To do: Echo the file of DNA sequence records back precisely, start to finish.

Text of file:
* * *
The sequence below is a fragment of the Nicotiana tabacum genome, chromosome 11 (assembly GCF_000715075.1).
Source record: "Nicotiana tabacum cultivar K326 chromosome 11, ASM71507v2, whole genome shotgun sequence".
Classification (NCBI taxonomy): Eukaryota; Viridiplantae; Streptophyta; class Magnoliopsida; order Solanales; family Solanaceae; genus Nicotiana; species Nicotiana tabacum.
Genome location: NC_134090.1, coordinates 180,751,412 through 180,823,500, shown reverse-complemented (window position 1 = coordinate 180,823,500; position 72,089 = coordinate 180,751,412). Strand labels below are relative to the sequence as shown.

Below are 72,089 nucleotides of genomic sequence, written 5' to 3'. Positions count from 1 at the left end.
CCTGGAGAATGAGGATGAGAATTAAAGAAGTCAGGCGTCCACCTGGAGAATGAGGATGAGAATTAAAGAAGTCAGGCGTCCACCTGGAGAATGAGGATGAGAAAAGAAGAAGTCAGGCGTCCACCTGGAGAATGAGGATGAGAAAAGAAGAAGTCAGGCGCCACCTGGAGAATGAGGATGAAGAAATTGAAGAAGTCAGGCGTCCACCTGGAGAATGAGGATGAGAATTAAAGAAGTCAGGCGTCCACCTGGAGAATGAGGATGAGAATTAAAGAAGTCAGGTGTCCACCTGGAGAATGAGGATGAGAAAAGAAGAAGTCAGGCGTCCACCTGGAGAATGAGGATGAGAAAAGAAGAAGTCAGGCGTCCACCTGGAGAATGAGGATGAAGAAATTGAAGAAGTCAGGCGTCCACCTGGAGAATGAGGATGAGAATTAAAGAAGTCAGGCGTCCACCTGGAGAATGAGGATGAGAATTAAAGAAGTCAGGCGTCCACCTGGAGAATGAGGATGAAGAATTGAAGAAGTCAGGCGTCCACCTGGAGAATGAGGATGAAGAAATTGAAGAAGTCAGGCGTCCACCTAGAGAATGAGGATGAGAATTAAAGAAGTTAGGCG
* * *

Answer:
The sequence below is a fragment of the Nicotiana tabacum genome, chromosome 11 (assembly GCF_000715075.1).
Source record: "Nicotiana tabacum cultivar K326 chromosome 11, ASM71507v2, whole genome shotgun sequence".
Classification (NCBI taxonomy): Eukaryota; Viridiplantae; Streptophyta; class Magnoliopsida; order Solanales; family Solanaceae; genus Nicotiana; species Nicotiana tabacum.
Genome location: NC_134090.1, coordinates 180,751,412 through 180,823,500, shown reverse-complemented (window position 1 = coordinate 180,823,500; position 72,089 = coordinate 180,751,412). Strand labels below are relative to the sequence as shown.

Below are 72,089 nucleotides of genomic sequence, written 5' to 3'. Positions count from 1 at the left end.
CCTGGAGAATGAGGATGAGAATTAAAGAAGTCAGGCGTCCACCTGGAGAATGAGGATGAGAATTAAAGAAGTCAGGCGTCCACCTGGAGAATGAGGATGAGAAAAGAAGAAGTCAGGCGTCCACCTGGAGAATGAGGATGAGAAAAGAAGAAGTCAGGCGCCACCTGGAGAATGAGGATGAAGAAATTGAAGAAGTCAGGCGTCCACCTGGAGAATGAGGATGAGAATTAAAGAAGTCAGGCGTCCACCTGGAGAATGAGGATGAGAATTAAAGAAGTCAGGTGTCCACCTGGAGAATGAGGATGAGAAAAGAAGAAGTCAGGCGTCCACCTGGAGAATGAGGATGAGAAAAGAAGAAGTCAGGCGTCCACCTGGAGAATGAGGATGAAGAAATTGAAGAAGTCAGGCGTCCACCTGGAGAATGAGGATGAGAATTAAAGAAGTCAGGCGTCCACCTGGAGAATGAGGATGAGAATTAAAGAAGTCAGGCGTCCACCTGGAGAATGAGGATGAAGAATTGAAGAAGTCAGGCGTCCACCTGGAGAATGAGGATGAAGAAATTGAAGAAGTCAGGCGTCCACCTAGAGAATGAGGATGAGAATTAAAGAAGTTAGGCG